This is not hyperbole; we are seeing glimpses of these outcomes today. 

California and Texas have narrowly avoided rolling blackouts with emergency calls for demand reduction — it’s no wonder they are among the five U.S. states where utilities have procured at least 10 VPPs, including projects from David Energy, Octopus Energy, Tesla, and more. In Vermont, Green Mountain Power built its own distributed storage VPP and has saved millions of dollars as a result, even when batteries are leased at a very low monthly cost to households as a substitute for generators. Rural electric coops from North Carolina to Minnesota have enrolled upwards of 20% of customers in load flexibility programs.

Shifting from the conventional to the modern approach requires changes in how utilities plan, manage, and measure grid performance. And it also requires changes in how utilities are compensated for grid performance. The utility revenue model is a major reason why VPPs and other grid-enhancing technologies that leverage existing assets are underutilized today. Under many conventional regulatory frameworks, utilities get paid for the investments they make, not the benefits they deliver. These are misaligned incentives that will require policy changes to fix. But utility regulators are modernizing, too.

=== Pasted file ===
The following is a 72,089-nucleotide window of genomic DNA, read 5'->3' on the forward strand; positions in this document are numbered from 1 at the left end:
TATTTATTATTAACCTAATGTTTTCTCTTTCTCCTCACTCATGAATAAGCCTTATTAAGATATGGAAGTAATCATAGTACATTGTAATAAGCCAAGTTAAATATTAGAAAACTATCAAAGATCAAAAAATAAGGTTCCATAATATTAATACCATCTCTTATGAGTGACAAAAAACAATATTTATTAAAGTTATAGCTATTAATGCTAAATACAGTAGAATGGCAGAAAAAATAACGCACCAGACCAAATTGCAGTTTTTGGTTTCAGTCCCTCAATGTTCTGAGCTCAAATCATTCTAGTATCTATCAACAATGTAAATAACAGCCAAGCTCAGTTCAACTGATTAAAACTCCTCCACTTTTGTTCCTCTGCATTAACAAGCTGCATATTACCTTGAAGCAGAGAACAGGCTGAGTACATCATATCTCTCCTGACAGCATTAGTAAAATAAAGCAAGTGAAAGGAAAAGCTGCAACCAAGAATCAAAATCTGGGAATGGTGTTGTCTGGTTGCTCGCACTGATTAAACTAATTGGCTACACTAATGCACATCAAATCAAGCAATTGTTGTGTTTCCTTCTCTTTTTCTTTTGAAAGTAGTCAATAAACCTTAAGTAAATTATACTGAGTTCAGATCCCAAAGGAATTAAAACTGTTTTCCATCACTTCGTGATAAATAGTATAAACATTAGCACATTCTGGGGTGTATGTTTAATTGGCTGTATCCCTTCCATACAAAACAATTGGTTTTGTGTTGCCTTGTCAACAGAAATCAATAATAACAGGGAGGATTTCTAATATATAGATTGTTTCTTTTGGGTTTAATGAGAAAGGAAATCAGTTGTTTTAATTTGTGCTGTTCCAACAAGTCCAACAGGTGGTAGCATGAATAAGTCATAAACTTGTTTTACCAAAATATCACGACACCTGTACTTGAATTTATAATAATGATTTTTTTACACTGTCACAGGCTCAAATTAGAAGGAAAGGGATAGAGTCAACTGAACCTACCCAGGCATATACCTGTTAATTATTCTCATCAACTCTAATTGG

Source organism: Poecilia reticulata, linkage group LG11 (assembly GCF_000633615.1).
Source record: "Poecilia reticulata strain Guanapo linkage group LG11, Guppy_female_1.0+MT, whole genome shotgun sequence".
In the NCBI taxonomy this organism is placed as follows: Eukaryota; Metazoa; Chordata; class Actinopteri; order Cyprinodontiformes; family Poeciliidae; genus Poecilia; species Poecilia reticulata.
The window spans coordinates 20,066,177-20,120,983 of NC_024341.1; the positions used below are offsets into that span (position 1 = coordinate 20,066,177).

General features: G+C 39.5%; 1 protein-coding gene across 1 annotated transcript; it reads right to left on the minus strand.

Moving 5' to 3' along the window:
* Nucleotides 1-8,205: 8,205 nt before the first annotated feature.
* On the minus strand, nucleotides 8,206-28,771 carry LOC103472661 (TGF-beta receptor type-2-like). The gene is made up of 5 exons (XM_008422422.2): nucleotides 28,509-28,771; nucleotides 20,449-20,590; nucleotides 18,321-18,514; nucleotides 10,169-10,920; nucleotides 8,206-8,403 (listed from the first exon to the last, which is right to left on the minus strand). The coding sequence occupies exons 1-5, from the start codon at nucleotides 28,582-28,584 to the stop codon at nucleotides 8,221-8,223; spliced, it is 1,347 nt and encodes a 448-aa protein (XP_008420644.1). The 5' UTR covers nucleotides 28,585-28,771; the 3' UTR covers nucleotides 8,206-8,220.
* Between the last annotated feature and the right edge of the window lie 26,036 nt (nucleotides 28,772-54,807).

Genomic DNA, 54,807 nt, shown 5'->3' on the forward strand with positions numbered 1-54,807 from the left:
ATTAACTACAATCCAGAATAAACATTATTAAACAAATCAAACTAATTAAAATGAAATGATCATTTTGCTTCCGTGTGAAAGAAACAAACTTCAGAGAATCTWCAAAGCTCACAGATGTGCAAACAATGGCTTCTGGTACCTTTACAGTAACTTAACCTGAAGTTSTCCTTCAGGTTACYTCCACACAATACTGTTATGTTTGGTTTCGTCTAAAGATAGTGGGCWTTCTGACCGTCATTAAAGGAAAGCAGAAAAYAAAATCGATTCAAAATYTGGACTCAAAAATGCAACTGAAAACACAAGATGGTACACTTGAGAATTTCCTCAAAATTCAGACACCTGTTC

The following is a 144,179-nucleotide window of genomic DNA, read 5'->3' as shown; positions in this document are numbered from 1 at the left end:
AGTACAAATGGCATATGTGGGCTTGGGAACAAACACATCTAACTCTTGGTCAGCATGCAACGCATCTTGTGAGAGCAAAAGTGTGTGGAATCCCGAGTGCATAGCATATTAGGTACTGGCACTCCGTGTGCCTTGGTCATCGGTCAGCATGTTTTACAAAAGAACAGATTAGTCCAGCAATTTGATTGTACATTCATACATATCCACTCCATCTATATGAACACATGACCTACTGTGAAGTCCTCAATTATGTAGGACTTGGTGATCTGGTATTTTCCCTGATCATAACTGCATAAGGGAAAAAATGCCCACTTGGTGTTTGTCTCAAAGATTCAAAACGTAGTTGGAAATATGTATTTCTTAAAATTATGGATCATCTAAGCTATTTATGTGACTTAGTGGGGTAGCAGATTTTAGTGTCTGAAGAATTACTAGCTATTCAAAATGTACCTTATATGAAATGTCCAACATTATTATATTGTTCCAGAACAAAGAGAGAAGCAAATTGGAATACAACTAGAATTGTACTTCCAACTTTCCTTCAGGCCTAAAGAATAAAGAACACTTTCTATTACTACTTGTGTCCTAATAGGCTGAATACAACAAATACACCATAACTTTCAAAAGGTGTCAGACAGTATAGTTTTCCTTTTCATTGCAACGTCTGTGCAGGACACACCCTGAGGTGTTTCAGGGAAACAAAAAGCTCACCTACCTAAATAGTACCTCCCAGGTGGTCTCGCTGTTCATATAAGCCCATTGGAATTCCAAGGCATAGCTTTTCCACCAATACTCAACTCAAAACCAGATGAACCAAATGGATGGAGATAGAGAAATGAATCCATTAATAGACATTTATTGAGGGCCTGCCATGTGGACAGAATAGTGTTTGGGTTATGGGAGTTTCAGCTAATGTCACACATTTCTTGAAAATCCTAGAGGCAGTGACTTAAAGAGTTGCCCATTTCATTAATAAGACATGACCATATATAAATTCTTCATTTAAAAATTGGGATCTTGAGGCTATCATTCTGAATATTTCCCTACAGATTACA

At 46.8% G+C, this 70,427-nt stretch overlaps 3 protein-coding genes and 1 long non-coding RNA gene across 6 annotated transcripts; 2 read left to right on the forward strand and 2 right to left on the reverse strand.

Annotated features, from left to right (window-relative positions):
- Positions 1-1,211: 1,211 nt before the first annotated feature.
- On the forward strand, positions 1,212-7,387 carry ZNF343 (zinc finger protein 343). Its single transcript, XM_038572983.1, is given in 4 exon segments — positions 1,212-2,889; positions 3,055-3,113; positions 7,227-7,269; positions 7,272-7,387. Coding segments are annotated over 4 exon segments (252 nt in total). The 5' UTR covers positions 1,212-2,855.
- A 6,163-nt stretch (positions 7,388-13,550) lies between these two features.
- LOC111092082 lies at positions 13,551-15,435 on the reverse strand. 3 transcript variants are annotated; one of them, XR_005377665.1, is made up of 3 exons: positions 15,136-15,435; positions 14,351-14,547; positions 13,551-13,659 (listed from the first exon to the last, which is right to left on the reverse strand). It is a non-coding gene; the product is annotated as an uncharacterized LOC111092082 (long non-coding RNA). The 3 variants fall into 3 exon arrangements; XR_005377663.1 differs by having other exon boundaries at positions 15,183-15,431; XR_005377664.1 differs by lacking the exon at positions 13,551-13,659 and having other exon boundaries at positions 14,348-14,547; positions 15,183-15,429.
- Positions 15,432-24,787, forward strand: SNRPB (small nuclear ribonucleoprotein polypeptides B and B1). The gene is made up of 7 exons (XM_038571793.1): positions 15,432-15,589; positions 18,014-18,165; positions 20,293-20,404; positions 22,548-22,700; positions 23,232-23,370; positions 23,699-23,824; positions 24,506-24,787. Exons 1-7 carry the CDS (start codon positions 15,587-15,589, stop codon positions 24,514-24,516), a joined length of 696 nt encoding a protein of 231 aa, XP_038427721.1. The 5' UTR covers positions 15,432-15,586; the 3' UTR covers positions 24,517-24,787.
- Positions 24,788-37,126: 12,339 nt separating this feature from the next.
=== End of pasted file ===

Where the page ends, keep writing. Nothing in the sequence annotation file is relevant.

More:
It's time to modernize our grid, our utilities, and our electricity regulations for faster and wider adoption of VPPs on the path to clean energy abundance. Electrification can be a challenge or it can be an opportunity. It’s our choice to make. 

Jigar Shah is the director of the Department of Energy’s Loan Programs Office. The opinions represented in this contributed article are solely those of the author, and do not reflect the views of Latitude Media or any of its staff.

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virtual power plants
Department of Energy (DOE)
energy transition
demand response